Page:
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    Categories: Antitrust Enforcement, Antitrust Litigation, International Competition Issues

      April 20, 2016

      EU Commission Hits Google With Abuse Of Dominance Charges Over Android

      A View from Constantine Cannon’s London Office

      By Richard Pike and Yulia Tosheva

      Just as expected, following a one-year investigation and a number of information requests, the European Commission formally announced today that it is accusing Google’s parent company, Alphabet, of abusing its dominant position in relation to the Android mobile operating system.

      Google is already facing antitrust charges from Brussels over promoting its own shopping service in online searches.  The stakes seem higher for Google in the Android case, however, as it made about $11 billion last year from advertising sales on Android phones through its apps such as Maps, Search and Gmail, according to estimates by financial analyst Richard Windsor.[1]  About 80% of smartphones and tablets globally run on Android.[2]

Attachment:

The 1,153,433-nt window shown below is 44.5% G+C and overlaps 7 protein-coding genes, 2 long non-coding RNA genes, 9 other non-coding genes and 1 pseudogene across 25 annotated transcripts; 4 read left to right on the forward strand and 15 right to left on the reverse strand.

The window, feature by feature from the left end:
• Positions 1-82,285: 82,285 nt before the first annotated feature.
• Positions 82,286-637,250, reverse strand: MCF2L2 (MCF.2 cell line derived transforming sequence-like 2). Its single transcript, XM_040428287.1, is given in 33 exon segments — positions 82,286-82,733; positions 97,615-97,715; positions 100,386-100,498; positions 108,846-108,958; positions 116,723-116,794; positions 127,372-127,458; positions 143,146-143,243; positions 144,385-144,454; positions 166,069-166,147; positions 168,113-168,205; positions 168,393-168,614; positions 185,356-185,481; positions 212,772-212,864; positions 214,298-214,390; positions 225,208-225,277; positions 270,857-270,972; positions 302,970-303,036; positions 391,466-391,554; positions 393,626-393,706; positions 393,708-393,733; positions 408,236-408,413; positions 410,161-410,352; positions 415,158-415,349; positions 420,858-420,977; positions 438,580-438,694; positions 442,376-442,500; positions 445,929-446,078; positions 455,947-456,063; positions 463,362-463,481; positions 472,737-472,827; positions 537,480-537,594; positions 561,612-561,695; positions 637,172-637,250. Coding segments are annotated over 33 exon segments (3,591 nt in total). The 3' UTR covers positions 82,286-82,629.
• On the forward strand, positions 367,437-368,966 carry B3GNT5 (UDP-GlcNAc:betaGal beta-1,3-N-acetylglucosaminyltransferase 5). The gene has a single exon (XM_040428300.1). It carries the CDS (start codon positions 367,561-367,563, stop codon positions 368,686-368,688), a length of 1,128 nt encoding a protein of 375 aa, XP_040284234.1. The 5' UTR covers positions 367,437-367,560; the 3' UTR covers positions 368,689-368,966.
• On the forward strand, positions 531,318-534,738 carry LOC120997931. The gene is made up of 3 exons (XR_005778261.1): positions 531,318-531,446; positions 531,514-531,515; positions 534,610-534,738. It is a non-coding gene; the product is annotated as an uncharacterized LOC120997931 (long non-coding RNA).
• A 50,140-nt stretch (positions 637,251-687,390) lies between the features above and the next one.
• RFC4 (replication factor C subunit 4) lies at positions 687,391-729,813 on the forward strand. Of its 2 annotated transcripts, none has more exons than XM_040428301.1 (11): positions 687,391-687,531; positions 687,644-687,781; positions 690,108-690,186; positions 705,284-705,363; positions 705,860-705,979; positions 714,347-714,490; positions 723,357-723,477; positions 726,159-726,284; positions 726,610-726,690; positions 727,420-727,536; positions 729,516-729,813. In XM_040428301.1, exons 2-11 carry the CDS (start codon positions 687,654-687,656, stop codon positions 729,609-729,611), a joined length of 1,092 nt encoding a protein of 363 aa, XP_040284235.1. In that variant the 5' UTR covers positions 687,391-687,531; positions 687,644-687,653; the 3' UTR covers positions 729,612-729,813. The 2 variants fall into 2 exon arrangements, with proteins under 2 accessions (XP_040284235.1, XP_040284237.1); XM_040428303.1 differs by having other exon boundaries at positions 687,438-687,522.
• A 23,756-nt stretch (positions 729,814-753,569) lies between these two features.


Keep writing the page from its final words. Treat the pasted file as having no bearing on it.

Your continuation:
Google

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      Categories: Antitrust Enforcement, International Competition Issues

        April 18, 2016

        The Antitrust Week In Review

        Here are some of the developments in antitrust news this past week that we found interesting and are following.

        Rise of Institutional Investors Raises Questions of Collusion.  BlackRock, Vanguard and other big institutional investors own roughly 70 percent of the public stock market, according to some reports.  People are starting to ask whether this allows companies — now having the same owners — to compete less and raise prices.  In Senate testimony last month, the Justice Department’s antitrust chief, William J. Baer, said the department was investigating the potential antitrust implications of the rise of institutional shareholders.